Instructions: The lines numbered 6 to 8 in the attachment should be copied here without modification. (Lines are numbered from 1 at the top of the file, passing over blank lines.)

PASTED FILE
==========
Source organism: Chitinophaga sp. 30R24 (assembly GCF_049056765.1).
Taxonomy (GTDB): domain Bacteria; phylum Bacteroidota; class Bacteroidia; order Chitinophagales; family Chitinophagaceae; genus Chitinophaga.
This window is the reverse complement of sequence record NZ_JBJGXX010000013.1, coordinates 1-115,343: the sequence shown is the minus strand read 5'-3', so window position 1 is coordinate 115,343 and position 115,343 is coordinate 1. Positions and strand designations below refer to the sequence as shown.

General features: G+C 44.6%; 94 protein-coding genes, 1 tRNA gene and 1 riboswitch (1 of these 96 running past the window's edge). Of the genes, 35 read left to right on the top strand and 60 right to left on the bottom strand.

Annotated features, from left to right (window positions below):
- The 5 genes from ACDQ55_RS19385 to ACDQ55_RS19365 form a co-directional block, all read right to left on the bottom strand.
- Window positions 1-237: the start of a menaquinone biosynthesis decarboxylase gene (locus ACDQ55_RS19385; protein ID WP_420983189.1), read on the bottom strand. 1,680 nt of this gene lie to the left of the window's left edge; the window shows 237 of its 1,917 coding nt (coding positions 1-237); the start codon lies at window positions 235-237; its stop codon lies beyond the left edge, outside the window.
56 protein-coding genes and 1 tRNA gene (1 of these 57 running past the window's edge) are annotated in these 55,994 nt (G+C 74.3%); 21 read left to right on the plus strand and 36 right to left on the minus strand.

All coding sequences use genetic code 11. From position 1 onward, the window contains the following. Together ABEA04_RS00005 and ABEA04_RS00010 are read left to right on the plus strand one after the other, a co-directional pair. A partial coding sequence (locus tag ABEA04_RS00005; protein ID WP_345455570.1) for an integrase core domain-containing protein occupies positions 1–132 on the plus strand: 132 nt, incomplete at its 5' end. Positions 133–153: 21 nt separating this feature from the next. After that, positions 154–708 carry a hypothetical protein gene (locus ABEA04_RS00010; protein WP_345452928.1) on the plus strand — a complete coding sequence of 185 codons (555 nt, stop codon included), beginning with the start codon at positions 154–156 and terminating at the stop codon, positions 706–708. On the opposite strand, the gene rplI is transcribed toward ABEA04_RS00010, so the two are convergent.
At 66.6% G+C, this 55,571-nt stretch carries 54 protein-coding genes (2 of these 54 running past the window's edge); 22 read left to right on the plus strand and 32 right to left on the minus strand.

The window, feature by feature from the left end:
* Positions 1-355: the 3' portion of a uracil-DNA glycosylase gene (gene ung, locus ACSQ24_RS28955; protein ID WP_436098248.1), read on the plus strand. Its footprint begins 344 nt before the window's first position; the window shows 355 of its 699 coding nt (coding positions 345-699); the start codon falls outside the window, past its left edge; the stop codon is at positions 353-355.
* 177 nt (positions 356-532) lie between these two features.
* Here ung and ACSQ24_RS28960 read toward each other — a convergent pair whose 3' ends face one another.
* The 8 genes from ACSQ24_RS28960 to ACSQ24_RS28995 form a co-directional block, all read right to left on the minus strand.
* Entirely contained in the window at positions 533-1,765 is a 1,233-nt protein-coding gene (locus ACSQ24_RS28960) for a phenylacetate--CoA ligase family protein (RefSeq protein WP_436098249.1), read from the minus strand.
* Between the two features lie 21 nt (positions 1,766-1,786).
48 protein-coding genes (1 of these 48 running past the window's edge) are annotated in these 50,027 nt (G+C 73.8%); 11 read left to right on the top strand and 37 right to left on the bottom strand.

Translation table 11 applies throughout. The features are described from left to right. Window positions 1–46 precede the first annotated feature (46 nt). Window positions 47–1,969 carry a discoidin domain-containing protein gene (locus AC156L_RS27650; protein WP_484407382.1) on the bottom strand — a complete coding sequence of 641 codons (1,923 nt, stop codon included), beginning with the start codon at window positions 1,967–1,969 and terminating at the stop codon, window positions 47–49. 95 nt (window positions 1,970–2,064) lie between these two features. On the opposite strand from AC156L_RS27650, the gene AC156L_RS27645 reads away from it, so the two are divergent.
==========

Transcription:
- The 5 genes from ACDQ55_RS19385 to ACDQ55_RS19365 form a co-directional block, all read right to left on the bottom strand.
- Window positions 1-237: the start of a menaquinone biosynthesis decarboxylase gene (locus ACDQ55_RS19385; protein ID WP_420983189.1), read on the bottom strand. 1,680 nt of this gene lie to the left of the window's left edge; the window shows 237 of its 1,917 coding nt (coding positions 1-237); the start codon lies at window positions 235-237; its stop codon lies beyond the left edge, outside the window.
56 protein-coding genes and 1 tRNA gene (1 of these 57 running past the window's edge) are annotated in these 55,994 nt (G+C 74.3%); 21 read left to right on the plus strand and 36 right to left on the minus strand.